The cross-strait relations are basically two rival states vying for their legitimacy of "China", so it's in fact more similar to the current situation of Two Koreas, in which both Koreas are regarded as "countries" as well, and simultaneously they have been claiming the legitimacy over entire Korean peninsula in their respective constitution that is similar to the cross-strait relations. This circumstance would not affect the way we have viewed them as two sovereign countries exercise sovereignty in their each actual-controlled territories, rather than seeing them as “One Korea” with two governments, same criteria applies to the ROC and PRC. Sheherherhers (talk) 13:40, 15 May 2024 (UTC)[reply]
So, according to you, the Gaddafi loyalist holdouts in Libya should have such considerations too, as they were never controlled by the current Libyan government? Game2Winter (talk) 20:19, 17 May 2024 (UTC)[reply]
You should read thoroughly what criterian in regards to a national authority that can be considered a sovereign state, before keep giving me uncomparable answers. #Country#Statehood
Or you may enlight me how many permanent population, and how much defined territories the Gaddafi loyalists have currently hold?? or where exactly the Gaddafi loyalist government located? Its statehood and authority based on what law basis? Or how many foreign countries have engaged formal relations with the Gaddafi loyalists, including any foreign diplomatic missions? Answering those to me before we talk. Sheherherhers (talk) 04:48, 18 May 2024 (UTC)[reply]
I'm not saying the Gaddafi loyalists qualify to be called a state. I'm just saying that the virtue of having controlled the country in the past/never having territory being controlled by foreign powers is a very poor way to assess eligibility for statehood. Game2Winter (talk) 22:22, 18 May 2024 (UTC)[reply]
You're just cherry-picking my points to rebut and avoiding some of the most significant reasons about the issue, even some other editors have pointed out that before my response. It's your problem to neglect it.
1. Taiwan/ROC is never a breakaway state as Kosovo, which did not secede from the communist China, they were two rival states vying for their legitimacy of "China", so it's more similar to present-day North/south Korea relations, despite competing each other in overlapping territorial claims, they're generally two states co-existed.
2. Taiwan have satisfied all the criterian of four pillar elements that constitute a sovereign state, not to mention that it used to attend as a full member state in the UN. The declarative theory outlined in the 1933 Montevideo Convention describes a state in Article 1 as:
  1. Having a permanent population
  2. Having a defined territory
  3. Having a government
  4. Having the ability to enter into relations with foreign states
These whole Kosovo-Taiwan debate, to be frankly, are virtually based on a false analogy to deliberately confuse Taiwan (ROC) with other breakaway states, which means you tend to use the partial-recognized feature in order to categorise them all together and disregard their historical context that emerged from, while making your own judgement regarding the use of "country" in Taiwan topic as an unfair treatment upon other states also with lesser universal recognition.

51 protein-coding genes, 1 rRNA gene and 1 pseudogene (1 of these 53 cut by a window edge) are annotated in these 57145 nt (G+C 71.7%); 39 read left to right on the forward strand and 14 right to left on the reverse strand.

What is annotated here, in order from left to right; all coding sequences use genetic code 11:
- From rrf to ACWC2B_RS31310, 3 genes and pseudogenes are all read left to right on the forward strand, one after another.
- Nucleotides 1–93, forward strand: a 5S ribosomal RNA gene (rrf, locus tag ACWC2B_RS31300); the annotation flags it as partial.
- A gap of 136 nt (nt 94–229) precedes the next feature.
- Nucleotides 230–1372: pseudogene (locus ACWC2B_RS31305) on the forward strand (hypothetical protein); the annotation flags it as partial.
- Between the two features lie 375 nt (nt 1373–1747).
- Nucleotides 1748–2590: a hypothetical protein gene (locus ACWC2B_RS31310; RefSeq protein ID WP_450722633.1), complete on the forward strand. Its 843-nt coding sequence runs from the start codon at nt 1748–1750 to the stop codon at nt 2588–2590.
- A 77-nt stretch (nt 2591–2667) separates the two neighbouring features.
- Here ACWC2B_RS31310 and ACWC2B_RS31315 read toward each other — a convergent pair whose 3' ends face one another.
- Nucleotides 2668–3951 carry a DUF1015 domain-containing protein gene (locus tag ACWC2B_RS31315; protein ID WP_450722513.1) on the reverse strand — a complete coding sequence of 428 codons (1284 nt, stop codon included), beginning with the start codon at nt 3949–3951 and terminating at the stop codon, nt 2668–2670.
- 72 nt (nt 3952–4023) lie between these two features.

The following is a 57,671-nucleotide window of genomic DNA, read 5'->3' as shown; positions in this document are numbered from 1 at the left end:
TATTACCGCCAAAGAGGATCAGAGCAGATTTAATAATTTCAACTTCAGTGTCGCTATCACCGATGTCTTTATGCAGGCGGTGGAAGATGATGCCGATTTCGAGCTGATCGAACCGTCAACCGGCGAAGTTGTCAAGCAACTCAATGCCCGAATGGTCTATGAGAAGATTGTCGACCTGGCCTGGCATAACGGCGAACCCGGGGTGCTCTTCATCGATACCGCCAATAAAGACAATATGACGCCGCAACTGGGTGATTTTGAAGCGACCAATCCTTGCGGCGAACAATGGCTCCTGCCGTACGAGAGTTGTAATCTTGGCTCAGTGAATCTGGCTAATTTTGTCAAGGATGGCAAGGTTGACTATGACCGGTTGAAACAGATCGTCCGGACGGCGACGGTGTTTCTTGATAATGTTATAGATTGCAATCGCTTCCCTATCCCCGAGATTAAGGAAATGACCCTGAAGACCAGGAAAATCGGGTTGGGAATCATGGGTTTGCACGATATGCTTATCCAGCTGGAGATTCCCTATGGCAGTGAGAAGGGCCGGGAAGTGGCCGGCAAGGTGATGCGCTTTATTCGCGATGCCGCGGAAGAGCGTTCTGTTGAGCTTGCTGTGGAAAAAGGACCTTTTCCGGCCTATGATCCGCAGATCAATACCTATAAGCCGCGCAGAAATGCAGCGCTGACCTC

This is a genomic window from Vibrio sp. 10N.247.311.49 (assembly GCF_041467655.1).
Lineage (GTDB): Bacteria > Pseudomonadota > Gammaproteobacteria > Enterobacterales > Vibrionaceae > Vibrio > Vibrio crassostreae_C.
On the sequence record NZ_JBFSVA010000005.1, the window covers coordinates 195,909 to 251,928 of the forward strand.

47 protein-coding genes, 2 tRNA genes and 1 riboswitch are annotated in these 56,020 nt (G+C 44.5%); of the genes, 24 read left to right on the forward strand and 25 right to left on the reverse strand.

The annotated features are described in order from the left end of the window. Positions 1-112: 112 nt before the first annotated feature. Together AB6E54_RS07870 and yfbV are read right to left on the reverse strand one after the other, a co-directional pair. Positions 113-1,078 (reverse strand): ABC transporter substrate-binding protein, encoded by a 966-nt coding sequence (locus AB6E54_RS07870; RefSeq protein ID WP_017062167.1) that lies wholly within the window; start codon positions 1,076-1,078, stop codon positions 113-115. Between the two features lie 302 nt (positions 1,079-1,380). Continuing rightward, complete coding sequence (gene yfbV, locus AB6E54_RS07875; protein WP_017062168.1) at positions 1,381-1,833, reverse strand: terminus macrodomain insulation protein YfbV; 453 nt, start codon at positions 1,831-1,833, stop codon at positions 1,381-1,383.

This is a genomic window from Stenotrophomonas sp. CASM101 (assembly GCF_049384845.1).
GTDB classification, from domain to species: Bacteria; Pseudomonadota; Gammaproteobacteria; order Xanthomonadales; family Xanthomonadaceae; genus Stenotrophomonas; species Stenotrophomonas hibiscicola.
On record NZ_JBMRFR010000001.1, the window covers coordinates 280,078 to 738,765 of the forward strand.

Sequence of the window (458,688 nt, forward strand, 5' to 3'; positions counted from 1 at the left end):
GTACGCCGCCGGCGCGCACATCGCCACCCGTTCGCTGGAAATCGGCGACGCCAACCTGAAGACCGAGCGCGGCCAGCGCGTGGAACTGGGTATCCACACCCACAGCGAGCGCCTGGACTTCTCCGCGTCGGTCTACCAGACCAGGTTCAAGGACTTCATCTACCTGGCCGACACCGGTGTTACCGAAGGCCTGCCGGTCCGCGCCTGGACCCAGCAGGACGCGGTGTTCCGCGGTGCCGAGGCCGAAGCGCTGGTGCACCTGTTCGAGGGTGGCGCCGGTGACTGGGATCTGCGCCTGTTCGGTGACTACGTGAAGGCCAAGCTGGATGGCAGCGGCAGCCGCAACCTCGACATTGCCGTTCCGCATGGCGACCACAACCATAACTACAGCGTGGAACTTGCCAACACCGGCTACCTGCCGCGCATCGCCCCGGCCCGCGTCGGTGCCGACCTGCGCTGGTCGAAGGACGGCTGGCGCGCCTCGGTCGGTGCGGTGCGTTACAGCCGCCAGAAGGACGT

Last but not least, the creation and continuity of a state is only a factual issue, not a legal question. Declarations and recognition by other states cannot have any impact on their existence. According to the declaratory theory of recognition, the act of recognition signifies no more than the acceptance of an already-existing factual situation— i.e., conformity with the criteria of statehood, the recognition of third states is not a requirement for being a state. Most of the cited declarations by politicians from other states are not legal statements but solely political intents.
citing reference: https://www.lawteacher.net/free-law-essays/constitutional-law/declaratory-and-constitutive-theories-of-state.php
Sheherherhers (talk) 03:15, 19 May 2024 (UTC)[reply]
1) A "rival state" does not deserve classification as a country. For example, the Houthis in Yemen, even though they control the majority of the Yemeni population, are not considered a country by anybody.
2) The Montevideo Convention's criteria are not enough for a state to be considered a "country". For example, Somaliland fulfills all the criteria, yet it is not considered a country. Besides, even if it was, Kosovo already fulfills all the criteria, so there is no need to treat it differently than Taiwan.
3) Whether a state is a "rival government" or a "breakaway state" does not matter, as there is no practical difference between the two. In all reality, they function the same.
4) If that is the case, that would apply to all unrecognized states. Why does Taiwan get special treatment?
Game2Winter (talk) 20:10, 19 May 2024 (UTC)[reply]

Transportation section update[edit]

The current description of the highways refers to the Macedonian border, but that country is now called Northern Macedonia. 98.51.241.186 (talk) 05:58, 21 May 2024 (UTC)[reply]

Fixed, thank you! Typical Albanian (talk) 18:49, 21 May 2024 (UTC)[reply]

Extended-confirmed-protected edit request on 28 May 2024[edit]

Please remove this sentence:

The official conventional long name of the state is Republic of Kosovo, as defined by the Constitution of Kosovo, and is used to represent Kosovo internationally.

and replace it with this one:

The Constitution of Kosovo defines the state's official conventional long name to be Republic of Kosovo.  It is used to represent Kosovo internationally.

The active voice is probably better, and the "and is" element sounds a little ungrammatical. 123.51.107.94 (talk) 01:46, 28 May 2024 (UTC)[reply]

 Question: why not The official conventional long name, as defined by the Constitution, is Republic of Kosovo? The part about being used to represent Kosovo internationally seems self-evident. M.Bitton (talk) 13:41, 28 May 2024 (UTC)[reply]
I like your wording better than mine, and I agree with your reasoning. 123.51.107.94 (talk) 04:33, 29 May 2024 (UTC)[reply]
 Done M.Bitton (talk) 16:27, 30 May 2024 (UTC)[reply]